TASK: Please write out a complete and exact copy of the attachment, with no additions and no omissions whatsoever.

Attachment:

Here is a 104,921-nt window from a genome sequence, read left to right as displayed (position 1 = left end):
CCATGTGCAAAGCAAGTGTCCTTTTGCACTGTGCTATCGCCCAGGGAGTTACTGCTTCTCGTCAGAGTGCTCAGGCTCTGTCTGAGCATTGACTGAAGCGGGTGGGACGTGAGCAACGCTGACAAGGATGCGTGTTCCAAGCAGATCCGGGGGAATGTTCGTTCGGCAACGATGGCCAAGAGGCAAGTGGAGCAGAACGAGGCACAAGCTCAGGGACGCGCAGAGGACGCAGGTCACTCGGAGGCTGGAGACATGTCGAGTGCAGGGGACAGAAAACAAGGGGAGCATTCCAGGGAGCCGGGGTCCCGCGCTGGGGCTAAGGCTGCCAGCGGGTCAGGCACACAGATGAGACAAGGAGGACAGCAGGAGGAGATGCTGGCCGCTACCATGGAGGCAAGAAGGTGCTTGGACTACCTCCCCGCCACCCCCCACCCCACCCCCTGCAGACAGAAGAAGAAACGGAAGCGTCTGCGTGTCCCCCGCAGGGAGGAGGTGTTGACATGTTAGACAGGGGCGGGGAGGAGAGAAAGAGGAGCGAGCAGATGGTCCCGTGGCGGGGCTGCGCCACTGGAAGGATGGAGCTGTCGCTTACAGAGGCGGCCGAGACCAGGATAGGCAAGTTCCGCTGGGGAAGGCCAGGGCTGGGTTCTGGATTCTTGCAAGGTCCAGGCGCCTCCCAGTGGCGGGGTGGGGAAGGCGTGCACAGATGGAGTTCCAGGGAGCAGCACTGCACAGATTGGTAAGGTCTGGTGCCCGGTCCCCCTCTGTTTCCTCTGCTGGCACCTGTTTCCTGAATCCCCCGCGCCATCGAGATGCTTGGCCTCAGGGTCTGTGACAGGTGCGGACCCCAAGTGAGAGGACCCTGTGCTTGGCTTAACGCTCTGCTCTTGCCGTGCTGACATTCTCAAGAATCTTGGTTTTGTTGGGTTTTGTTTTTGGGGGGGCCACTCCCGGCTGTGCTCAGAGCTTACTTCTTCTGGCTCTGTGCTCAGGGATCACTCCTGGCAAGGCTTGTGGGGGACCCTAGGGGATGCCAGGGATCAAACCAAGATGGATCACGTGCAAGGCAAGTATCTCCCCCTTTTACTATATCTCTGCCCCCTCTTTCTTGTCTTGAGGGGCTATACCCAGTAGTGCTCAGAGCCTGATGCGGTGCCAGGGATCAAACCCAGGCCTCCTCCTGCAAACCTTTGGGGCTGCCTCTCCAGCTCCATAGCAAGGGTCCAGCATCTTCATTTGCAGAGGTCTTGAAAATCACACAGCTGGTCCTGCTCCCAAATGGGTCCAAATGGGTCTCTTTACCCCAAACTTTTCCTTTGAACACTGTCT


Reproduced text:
Here is a 104,921-nt window from a genome sequence, read left to right as displayed (position 1 = left end):
CCATGTGCAAAGCAAGTGTCCTTTTGCACTGTGCTATCGCCCAGGGAGTTACTGCTTCTCGTCAGAGTGCTCAGGCTCTGTCTGAGCATTGACTGAAGCGGGTGGGACGTGAGCAACGCTGACAAGGATGCGTGTTCCAAGCAGATCCGGGGGAATGTTCGTTCGGCAACGATGGCCAAGAGGCAAGTGGAGCAGAACGAGGCACAAGCTCAGGGACGCGCAGAGGACGCAGGTCACTCGGAGGCTGGAGACATGTCGAGTGCAGGGGACAGAAAACAAGGGGAGCATTCCAGGGAGCCGGGGTCCCGCGCTGGGGCTAAGGCTGCCAGCGGGTCAGGCACACAGATGAGACAAGGAGGACAGCAGGAGGAGATGCTGGCCGCTACCATGGAGGCAAGAAGGTGCTTGGACTACCTCCCCGCCACCCCCCACCCCACCCCCTGCAGACAGAAGAAGAAACGGAAGCGTCTGCGTGTCCCCCGCAGGGAGGAGGTGTTGACATGTTAGACAGGGGCGGGGAGGAGAGAAAGAGGAGCGAGCAGATGGTCCCGTGGCGGGGCTGCGCCACTGGAAGGATGGAGCTGTCGCTTACAGAGGCGGCCGAGACCAGGATAGGCAAGTTCCGCTGGGGAAGGCCAGGGCTGGGTTCTGGATTCTTGCAAGGTCCAGGCGCCTCCCAGTGGCGGGGTGGGGAAGGCGTGCACAGATGGAGTTCCAGGGAGCAGCACTGCACAGATTGGTAAGGTCTGGTGCCCGGTCCCCCTCTGTTTCCTCTGCTGGCACCTGTTTCCTGAATCCCCCGCGCCATCGAGATGCTTGGCCTCAGGGTCTGTGACAGGTGCGGACCCCAAGTGAGAGGACCCTGTGCTTGGCTTAACGCTCTGCTCTTGCCGTGCTGACATTCTCAAGAATCTTGGTTTTGTTGGGTTTTGTTTTTGGGGGGGCCACTCCCGGCTGTGCTCAGAGCTTACTTCTTCTGGCTCTGTGCTCAGGGATCACTCCTGGCAAGGCTTGTGGGGGACCCTAGGGGATGCCAGGGATCAAACCAAGATGGATCACGTGCAAGGCAAGTATCTCCCCCTTTTACTATATCTCTGCCCCCTCTTTCTTGTCTTGAGGGGCTATACCCAGTAGTGCTCAGAGCCTGATGCGGTGCCAGGGATCAAACCCAGGCCTCCTCCTGCAAACCTTTGGGGCTGCCTCTCCAGCTCCATAGCAAGGGTCCAGCATCTTCATTTGCAGAGGTCTTGAAAATCACACAGCTGGTCCTGCTCCCAAATGGGTCCAAATGGGTCTCTTTACCCCAAACTTTTCCTTTGAACACTGTCT